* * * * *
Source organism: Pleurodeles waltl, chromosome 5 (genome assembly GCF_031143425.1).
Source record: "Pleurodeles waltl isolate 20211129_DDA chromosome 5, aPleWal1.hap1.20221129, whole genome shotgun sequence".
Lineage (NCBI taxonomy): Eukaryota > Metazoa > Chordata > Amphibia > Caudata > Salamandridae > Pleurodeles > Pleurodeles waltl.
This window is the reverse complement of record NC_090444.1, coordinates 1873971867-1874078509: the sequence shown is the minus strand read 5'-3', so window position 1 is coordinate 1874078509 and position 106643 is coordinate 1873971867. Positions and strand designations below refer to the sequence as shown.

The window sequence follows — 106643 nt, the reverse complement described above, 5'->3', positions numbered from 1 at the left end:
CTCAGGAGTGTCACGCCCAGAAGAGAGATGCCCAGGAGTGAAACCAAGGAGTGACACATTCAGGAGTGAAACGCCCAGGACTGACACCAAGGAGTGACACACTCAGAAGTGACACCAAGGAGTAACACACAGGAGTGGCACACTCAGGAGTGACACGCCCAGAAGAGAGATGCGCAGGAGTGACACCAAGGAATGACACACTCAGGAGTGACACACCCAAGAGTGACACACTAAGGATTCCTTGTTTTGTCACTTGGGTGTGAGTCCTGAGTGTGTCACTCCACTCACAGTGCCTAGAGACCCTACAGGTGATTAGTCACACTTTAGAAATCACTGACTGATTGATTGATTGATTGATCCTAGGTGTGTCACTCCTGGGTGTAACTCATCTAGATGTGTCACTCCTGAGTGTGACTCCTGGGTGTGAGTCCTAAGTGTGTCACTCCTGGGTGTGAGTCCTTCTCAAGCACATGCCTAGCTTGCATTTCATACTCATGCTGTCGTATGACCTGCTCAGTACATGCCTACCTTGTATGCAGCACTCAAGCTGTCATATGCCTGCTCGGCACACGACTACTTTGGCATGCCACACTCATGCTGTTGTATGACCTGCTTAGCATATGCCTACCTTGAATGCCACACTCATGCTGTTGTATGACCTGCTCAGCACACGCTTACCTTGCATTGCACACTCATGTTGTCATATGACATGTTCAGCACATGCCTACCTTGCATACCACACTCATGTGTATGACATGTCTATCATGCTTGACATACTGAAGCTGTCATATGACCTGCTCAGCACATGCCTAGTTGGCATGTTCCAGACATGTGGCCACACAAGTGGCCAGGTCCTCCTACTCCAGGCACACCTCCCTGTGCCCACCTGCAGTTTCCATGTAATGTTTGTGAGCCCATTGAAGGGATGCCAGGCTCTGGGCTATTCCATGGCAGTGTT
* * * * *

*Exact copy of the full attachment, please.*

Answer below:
Source organism: Pleurodeles waltl, chromosome 5 (genome assembly GCF_031143425.1).
Source record: "Pleurodeles waltl isolate 20211129_DDA chromosome 5, aPleWal1.hap1.20221129, whole genome shotgun sequence".
Lineage (NCBI taxonomy): Eukaryota > Metazoa > Chordata > Amphibia > Caudata > Salamandridae > Pleurodeles > Pleurodeles waltl.
This window is the reverse complement of record NC_090444.1, coordinates 1873971867-1874078509: the sequence shown is the minus strand read 5'-3', so window position 1 is coordinate 1874078509 and position 106643 is coordinate 1873971867. Positions and strand designations below refer to the sequence as shown.

The window sequence follows — 106643 nt, the reverse complement described above, 5'->3', positions numbered from 1 at the left end:
CTCAGGAGTGTCACGCCCAGAAGAGAGATGCCCAGGAGTGAAACCAAGGAGTGACACATTCAGGAGTGAAACGCCCAGGACTGACACCAAGGAGTGACACACTCAGAAGTGACACCAAGGAGTAACACACAGGAGTGGCACACTCAGGAGTGACACGCCCAGAAGAGAGATGCGCAGGAGTGACACCAAGGAATGACACACTCAGGAGTGACACACCCAAGAGTGACACACTAAGGATTCCTTGTTTTGTCACTTGGGTGTGAGTCCTGAGTGTGTCACTCCACTCACAGTGCCTAGAGACCCTACAGGTGATTAGTCACACTTTAGAAATCACTGACTGATTGATTGATTGATTGATCCTAGGTGTGTCACTCCTGGGTGTAACTCATCTAGATGTGTCACTCCTGAGTGTGACTCCTGGGTGTGAGTCCTAAGTGTGTCACTCCTGGGTGTGAGTCCTTCTCAAGCACATGCCTAGCTTGCATTTCATACTCATGCTGTCGTATGACCTGCTCAGTACATGCCTACCTTGTATGCAGCACTCAAGCTGTCATATGCCTGCTCGGCACACGACTACTTTGGCATGCCACACTCATGCTGTTGTATGACCTGCTTAGCATATGCCTACCTTGAATGCCACACTCATGCTGTTGTATGACCTGCTCAGCACACGCTTACCTTGCATTGCACACTCATGTTGTCATATGACATGTTCAGCACATGCCTACCTTGCATACCACACTCATGTGTATGACATGTCTATCATGCTTGACATACTGAAGCTGTCATATGACCTGCTCAGCACATGCCTAGTTGGCATGTTCCAGACATGTGGCCACACAAGTGGCCAGGTCCTCCTACTCCAGGCACACCTCCCTGTGCCCACCTGCAGTTTCCATGTAATGTTTGTGAGCCCATTGAAGGGATGCCAGGCTCTGGGCTATTCCATGGCAGTGTT